By next fall, visitors to historic Idaho Springs will be able to take a cable car from a landing at the Argo Mill and Tunnel to the top of the mountain behind it where they’ll be treated to views of the valley and surrounding mountains and be able to explore the mine workings in the area.
The development team is close to securing financing for the project and expects to break ground this summer, said Bryan McFarland, founder of Evergreen-based Denali Development group and a member of the development team.
“We have three extremely viable groups, and we have two term sheets pending this week,” McFarland said. “Once we have a term sheet signed, there could be an announcement.”
In addition to the Mighty Argo Cable Car, which will have gold gondola cabins, plans for the property include the 250-seat Idaho Steps Amphitheater, restaurants and bars, a boutique hotel, residences and a year-round mountain biking park. There will be an expanded public plaza, a parking deck and improved historic interpretation.
“The first phase is the cable car,” McFarland said. “That’s the catalyst that will drive traffic and pave the way for additional phases to be successful.”
Ridership on the Mighty Argo Cable Car is projected to be between 500,000 and 700,000 people a year, according to a market analysis prepared by aerial ropeway consultant SCJ Alliance. The cable car will rise 1,300 vertical feet over 1.2 miles — a ride that’s expected to take 10 minutes.
The projects upper landing, known as Miner’s Point, will have sun decks, event space food and beverage, a pedestrian promenade, food truck hookups and a mountaintop park. It also will serve as the Gateway to the Virginia Canyon Mountain Park, which will have up to 14 miles of hiking and mountain biking trails.
The lower landing, called Argo Station, will have an elevated terminal, food and beverages, a pedestrian plaza, ticking kiosk and 191 parking spaces. There also will be event space in the historic mill called The Bucking Room.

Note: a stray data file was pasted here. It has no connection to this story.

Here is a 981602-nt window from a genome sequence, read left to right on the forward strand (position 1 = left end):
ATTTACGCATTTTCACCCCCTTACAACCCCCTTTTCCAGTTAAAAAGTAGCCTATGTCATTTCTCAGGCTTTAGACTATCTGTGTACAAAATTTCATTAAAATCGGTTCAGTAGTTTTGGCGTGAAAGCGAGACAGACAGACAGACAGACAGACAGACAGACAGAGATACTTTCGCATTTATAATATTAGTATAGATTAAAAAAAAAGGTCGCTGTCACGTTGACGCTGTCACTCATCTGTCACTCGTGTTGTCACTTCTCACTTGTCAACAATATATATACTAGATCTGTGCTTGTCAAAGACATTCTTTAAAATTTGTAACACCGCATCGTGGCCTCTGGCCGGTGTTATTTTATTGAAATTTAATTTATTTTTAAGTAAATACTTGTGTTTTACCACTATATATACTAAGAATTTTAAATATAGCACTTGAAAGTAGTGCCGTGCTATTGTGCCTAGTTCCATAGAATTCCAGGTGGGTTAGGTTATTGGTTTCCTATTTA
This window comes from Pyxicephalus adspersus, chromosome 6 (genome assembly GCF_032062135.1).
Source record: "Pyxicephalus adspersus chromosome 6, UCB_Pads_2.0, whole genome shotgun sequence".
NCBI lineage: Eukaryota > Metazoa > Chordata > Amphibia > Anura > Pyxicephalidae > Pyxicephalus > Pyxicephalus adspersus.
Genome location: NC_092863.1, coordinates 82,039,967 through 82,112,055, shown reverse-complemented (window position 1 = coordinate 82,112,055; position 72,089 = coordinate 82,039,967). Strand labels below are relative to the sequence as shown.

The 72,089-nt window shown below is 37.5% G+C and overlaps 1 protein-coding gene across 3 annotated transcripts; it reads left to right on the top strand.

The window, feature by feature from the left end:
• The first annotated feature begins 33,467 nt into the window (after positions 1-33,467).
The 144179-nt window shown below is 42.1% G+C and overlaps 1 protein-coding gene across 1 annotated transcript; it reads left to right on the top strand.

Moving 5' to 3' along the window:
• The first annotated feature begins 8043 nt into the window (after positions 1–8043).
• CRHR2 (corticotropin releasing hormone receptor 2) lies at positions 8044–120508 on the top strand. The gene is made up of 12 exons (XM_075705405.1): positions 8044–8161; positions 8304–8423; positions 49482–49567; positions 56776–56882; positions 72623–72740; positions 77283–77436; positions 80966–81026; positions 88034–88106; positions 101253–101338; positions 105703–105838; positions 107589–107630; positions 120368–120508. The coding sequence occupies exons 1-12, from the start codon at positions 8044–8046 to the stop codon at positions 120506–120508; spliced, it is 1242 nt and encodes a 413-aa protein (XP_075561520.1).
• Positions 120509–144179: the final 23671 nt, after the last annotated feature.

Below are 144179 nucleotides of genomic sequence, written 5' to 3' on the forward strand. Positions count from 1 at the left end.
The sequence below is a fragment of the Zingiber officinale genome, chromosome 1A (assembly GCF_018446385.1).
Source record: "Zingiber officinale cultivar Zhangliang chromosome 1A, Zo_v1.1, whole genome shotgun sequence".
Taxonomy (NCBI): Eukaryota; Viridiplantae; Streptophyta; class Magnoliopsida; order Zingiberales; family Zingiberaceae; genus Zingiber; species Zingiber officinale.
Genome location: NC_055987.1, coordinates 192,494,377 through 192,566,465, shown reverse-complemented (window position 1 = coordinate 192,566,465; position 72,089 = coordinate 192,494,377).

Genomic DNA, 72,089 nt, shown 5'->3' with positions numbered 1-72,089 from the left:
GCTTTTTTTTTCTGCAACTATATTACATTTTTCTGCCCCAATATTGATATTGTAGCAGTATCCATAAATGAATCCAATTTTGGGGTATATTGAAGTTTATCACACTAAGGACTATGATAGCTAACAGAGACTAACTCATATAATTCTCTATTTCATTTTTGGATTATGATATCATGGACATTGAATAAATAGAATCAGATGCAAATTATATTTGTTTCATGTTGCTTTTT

“You go in and it’s like you’re walking into a Jules Verne moving,” McFarland said. “I’ve had event operators in there, and they’re excited about that.”
The names of the bars on the top of the mountain are a nod to the history of the location. There’s the Gold Bar and the Sun & Moon Saloon, which is named for an old mine claim. There also will be a bar called Loevlie’s, named for one of the property’s owners Mary Jane Loevlie, who purchased nine mining claims in the area.
The team also envisions spaces for glamping — either in yurts, tiny homes or cabins — both on top of the mountain and near the historic mill.
“You’ll be able to take the cable car up and have an ATV take you to your yurt site, or have a beer or a glass of wine in one of our bars,” McFarland said.
Argo Holdings LLC purchased the historic mill five years ago with plans to clean up the five-story, red-brick-colored structure and develop the 27 surrounding acres into a year-round playground just 30 minutes from Denver. Argo Holdings which includes renowned preservationist Dana Crawford, Mary Jane and Kristian Loevlie and Bob and Janice Bowland, bought the property from mining buff James Maxwell, who saved the Argo in 1976 after it had been abandoned for more than 30 years.
Crawford, well known for saving Denver’s historic Larimer Square and Union Station, is particularly interested in sprucing up the original equipment that’s still in the mill and expects that work will fall under the purview of a nonprofit organization.
“The gondola is fabulous and will be helpful in terms of creating cash flow, but the real preservation project is with the mill,” Crawford said. “The mill has got all that incredibly precious equipment in it, but it needs to be toned up. I’d like to be working on that.”
Tours of the Argo Mill have increased during the pandemic, and merchandise sales are up significantly, McFarland said. Memorial Day weekend this year saw double the number of visitors as a year ago. About 50,000 people tour the mill each year, and McFarland expects those numbers to double or even triple when the gondola is complete.
“We need to refresh the mill tour,” he said. “There’s so much you can do to bring back the era and the sound and the feel. This project is really the intersection of outdoor recreation and heritage tourism.”